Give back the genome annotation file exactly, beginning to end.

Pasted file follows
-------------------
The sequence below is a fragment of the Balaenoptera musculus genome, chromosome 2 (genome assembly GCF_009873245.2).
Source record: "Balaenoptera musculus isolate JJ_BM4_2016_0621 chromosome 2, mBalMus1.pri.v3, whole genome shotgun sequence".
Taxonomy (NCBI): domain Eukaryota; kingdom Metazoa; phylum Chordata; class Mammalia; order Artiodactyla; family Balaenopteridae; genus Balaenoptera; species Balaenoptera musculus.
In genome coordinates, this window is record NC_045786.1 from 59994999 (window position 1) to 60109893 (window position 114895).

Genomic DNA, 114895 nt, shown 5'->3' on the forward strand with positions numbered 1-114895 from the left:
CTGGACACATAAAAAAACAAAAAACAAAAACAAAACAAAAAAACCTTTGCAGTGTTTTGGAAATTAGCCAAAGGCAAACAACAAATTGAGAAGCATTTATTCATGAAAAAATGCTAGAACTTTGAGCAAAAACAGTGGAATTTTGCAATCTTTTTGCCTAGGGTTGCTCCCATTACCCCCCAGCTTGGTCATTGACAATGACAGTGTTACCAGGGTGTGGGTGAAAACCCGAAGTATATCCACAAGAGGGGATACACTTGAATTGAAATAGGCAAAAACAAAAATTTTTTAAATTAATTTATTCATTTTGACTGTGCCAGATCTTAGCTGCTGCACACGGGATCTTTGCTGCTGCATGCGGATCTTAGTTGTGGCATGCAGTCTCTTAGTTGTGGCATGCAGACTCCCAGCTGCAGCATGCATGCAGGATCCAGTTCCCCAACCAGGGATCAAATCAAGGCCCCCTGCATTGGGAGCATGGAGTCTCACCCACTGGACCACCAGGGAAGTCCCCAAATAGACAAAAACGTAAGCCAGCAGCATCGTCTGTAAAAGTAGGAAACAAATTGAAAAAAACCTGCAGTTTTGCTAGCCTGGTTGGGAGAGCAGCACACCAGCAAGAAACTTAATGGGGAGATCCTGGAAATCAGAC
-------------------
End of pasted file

The sequence below is a fragment of the Balaenoptera musculus genome, chromosome 2 (genome assembly GCF_009873245.2).
Source record: "Balaenoptera musculus isolate JJ_BM4_2016_0621 chromosome 2, mBalMus1.pri.v3, whole genome shotgun sequence".
Taxonomy (NCBI): domain Eukaryota; kingdom Metazoa; phylum Chordata; class Mammalia; order Artiodactyla; family Balaenopteridae; genus Balaenoptera; species Balaenoptera musculus.
In genome coordinates, this window is record NC_045786.1 from 59994999 (window position 1) to 60109893 (window position 114895).

Genomic DNA, 114895 nt, shown 5'->3' on the forward strand with positions numbered 1-114895 from the left:
CTGGACACATAAAAAAACAAAAAACAAAAACAAAACAAAAAAACCTTTGCAGTGTTTTGGAAATTAGCCAAAGGCAAACAACAAATTGAGAAGCATTTATTCATGAAAAAATGCTAGAACTTTGAGCAAAAACAGTGGAATTTTGCAATCTTTTTGCCTAGGGTTGCTCCCATTACCCCCCAGCTTGGTCATTGACAATGACAGTGTTACCAGGGTGTGGGTGAAAACCCGAAGTATATCCACAAGAGGGGATACACTTGAATTGAAATAGGCAAAAACAAAAATTTTTTAAATTAATTTATTCATTTTGACTGTGCCAGATCTTAGCTGCTGCACACGGGATCTTTGCTGCTGCATGCGGATCTTAGTTGTGGCATGCAGTCTCTTAGTTGTGGCATGCAGACTCCCAGCTGCAGCATGCATGCAGGATCCAGTTCCCCAACCAGGGATCAAATCAAGGCCCCCTGCATTGGGAGCATGGAGTCTCACCCACTGGACCACCAGGGAAGTCCCCAAATAGACAAAAACGTAAGCCAGCAGCATCGTCTGTAAAAGTAGGAAACAAATTGAAAAAAACCTGCAGTTTTGCTAGCCTGGTTGGGAGAGCAGCACACCAGCAAGAAACTTAATGGGGAGATCCTGGAAATCAGAC